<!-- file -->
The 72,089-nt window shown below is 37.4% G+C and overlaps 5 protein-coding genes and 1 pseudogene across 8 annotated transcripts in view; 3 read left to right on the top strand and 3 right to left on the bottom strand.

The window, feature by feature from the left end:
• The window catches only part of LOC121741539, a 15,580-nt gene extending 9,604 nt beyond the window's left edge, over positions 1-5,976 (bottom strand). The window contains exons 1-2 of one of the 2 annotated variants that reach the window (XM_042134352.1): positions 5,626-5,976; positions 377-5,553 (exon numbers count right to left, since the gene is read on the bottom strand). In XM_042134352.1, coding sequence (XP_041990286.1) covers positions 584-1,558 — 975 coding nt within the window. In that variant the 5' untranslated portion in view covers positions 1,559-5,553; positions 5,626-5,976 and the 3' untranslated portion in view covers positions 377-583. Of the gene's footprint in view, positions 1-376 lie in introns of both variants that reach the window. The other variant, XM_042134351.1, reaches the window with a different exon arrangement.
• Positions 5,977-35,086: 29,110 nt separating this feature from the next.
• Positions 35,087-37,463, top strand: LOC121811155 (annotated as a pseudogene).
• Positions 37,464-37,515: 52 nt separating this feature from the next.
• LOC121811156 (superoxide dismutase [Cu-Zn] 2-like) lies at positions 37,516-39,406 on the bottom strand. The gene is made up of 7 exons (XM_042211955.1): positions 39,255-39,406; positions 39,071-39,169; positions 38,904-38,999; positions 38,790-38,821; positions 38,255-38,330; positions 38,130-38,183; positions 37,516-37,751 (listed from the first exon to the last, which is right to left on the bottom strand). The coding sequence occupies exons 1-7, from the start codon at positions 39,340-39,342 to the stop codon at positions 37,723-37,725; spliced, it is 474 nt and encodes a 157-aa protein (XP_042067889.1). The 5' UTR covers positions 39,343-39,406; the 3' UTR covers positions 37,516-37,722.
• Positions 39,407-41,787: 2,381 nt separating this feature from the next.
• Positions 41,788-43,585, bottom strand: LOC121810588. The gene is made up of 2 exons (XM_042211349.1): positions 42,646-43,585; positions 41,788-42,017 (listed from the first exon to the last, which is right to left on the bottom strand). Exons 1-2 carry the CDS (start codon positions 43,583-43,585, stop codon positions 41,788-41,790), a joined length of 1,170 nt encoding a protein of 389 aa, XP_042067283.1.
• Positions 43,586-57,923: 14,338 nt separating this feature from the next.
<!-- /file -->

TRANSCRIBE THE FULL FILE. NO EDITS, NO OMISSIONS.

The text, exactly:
The 72,089-nt window shown below is 37.4% G+C and overlaps 5 protein-coding genes and 1 pseudogene across 8 annotated transcripts in view; 3 read left to right on the top strand and 3 right to left on the bottom strand.

The window, feature by feature from the left end:
• The window catches only part of LOC121741539, a 15,580-nt gene extending 9,604 nt beyond the window's left edge, over positions 1-5,976 (bottom strand). The window contains exons 1-2 of one of the 2 annotated variants that reach the window (XM_042134352.1): positions 5,626-5,976; positions 377-5,553 (exon numbers count right to left, since the gene is read on the bottom strand). In XM_042134352.1, coding sequence (XP_041990286.1) covers positions 584-1,558 — 975 coding nt within the window. In that variant the 5' untranslated portion in view covers positions 1,559-5,553; positions 5,626-5,976 and the 3' untranslated portion in view covers positions 377-583. Of the gene's footprint in view, positions 1-376 lie in introns of both variants that reach the window. The other variant, XM_042134351.1, reaches the window with a different exon arrangement.
• Positions 5,977-35,086: 29,110 nt separating this feature from the next.
• Positions 35,087-37,463, top strand: LOC121811155 (annotated as a pseudogene).
• Positions 37,464-37,515: 52 nt separating this feature from the next.
• LOC121811156 (superoxide dismutase [Cu-Zn] 2-like) lies at positions 37,516-39,406 on the bottom strand. The gene is made up of 7 exons (XM_042211955.1): positions 39,255-39,406; positions 39,071-39,169; positions 38,904-38,999; positions 38,790-38,821; positions 38,255-38,330; positions 38,130-38,183; positions 37,516-37,751 (listed from the first exon to the last, which is right to left on the bottom strand). The coding sequence occupies exons 1-7, from the start codon at positions 39,340-39,342 to the stop codon at positions 37,723-37,725; spliced, it is 474 nt and encodes a 157-aa protein (XP_042067889.1). The 5' UTR covers positions 39,343-39,406; the 3' UTR covers positions 37,516-37,722.
• Positions 39,407-41,787: 2,381 nt separating this feature from the next.
• Positions 41,788-43,585, bottom strand: LOC121810588. The gene is made up of 2 exons (XM_042211349.1): positions 42,646-43,585; positions 41,788-42,017 (listed from the first exon to the last, which is right to left on the bottom strand). Exons 1-2 carry the CDS (start codon positions 43,583-43,585, stop codon positions 41,788-41,790), a joined length of 1,170 nt encoding a protein of 389 aa, XP_042067283.1.
• Positions 43,586-57,923: 14,338 nt separating this feature from the next.